From it’s Complicated to We’re Over

When the big ex and I broke up in 2009, I was just starting to transition from account executive to community manager; so while social media was relatively new to my professional life I was already deeply involved in the space on a personal level.

That break-up was one of the worst I’ve ever been through. He cheated. I was devastated. At first I didn’t block him, I thought I didn’t want to sever every tie we had, I didn’t think I could. Eventually one of us blocked the other. Who am I kidding, he blocked me. He posted something about his new girlfriend, how much he loved her, how he wanted to scream it from the mountain tops… and it broke me. I’m sure I drunk texted something mean and from there our communication stopped. You can still find a picture of us on my Facebook if you dig deep enough, my hair is shorter, and I’m about ten pounds lighter, but it’s there. We look happy and it was my 21st birthday so I never thought to delete it. Facebook is a graveyard of ex-boyfriends if you dig down deeply enough.

Thanks to Facebook memories those embarrassingly twee status updates and kissy face photos always show up around holidays and birthdays.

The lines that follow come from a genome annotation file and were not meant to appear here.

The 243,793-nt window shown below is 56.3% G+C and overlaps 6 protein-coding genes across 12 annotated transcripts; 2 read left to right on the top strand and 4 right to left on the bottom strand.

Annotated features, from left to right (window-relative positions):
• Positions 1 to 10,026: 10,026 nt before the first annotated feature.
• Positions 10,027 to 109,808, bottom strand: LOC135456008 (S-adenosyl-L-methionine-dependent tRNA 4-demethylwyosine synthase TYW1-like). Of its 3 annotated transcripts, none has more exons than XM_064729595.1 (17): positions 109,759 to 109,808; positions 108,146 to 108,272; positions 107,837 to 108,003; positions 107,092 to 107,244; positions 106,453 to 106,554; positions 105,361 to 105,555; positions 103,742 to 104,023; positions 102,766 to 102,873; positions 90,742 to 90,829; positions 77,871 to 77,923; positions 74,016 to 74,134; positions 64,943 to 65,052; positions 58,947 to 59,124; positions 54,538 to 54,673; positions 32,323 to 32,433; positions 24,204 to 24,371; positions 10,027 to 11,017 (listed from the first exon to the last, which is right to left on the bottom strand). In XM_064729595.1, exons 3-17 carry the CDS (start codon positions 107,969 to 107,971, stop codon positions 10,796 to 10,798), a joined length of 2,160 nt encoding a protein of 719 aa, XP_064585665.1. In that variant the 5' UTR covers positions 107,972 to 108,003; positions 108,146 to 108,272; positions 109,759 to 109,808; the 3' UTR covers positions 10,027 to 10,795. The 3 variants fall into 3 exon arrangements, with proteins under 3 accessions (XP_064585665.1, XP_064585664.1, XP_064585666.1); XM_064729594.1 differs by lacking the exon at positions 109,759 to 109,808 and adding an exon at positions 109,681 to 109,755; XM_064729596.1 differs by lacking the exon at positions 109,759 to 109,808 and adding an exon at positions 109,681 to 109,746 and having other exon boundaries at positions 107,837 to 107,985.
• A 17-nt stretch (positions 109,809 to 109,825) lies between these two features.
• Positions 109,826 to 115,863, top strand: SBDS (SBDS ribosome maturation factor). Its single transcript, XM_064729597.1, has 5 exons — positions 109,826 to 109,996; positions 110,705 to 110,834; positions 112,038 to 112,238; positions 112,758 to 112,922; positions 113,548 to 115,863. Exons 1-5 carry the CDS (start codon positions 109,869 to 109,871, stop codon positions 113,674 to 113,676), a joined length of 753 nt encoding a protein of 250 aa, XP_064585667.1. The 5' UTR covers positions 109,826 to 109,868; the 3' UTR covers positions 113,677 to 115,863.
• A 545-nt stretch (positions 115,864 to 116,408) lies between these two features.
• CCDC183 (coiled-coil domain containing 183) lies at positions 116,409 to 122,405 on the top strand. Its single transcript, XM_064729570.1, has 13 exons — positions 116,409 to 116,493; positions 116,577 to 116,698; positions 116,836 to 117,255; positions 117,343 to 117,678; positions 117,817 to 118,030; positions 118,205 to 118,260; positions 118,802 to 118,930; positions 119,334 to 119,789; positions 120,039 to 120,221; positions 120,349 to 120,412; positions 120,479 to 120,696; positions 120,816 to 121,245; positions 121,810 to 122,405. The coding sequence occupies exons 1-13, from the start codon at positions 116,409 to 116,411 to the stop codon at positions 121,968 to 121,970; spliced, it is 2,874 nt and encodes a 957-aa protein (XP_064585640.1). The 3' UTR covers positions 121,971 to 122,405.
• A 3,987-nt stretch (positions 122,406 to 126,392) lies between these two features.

Today Facebook announced a new feature that will make your social media break-up a little bit easier. When you end a relationship (oh, so publicly) you’ll be prompted by Facebook to try a new tool which will allow you to, ‘see less of’, your former partner.

twophones

If you choose to take a social break from your most recent flame their posts won’t show up in your newsfeed and their name won’t be suggested when tagging a photo or creating a new message. Obviously I’m a big fan of the message part, due in large part to the afore mentioned habit of drunk texting. If you don’t suggest that I message my ex Facebook… maybe I never will.

Taking a break from your ex is healthy, it allows you to heal, and it lets you remember who you were before you were Mr or Mrs so-and-so. But blocking someone who was such a big part of your life can feel permanent, and if you weren’t the one ending it, that can be incredibly difficult.

Ending it shouldn’t mean burning all your digital memories in a wine-fuelled bonfire, but it can. Maybe if this new functionality works, we can all move on a little bit easier.

If I could talk to the ex today I’d probably apologize for the 21-year-old who drunkenly messaged him, probably. But it sure would have been nice if Facebook had this feature back then…

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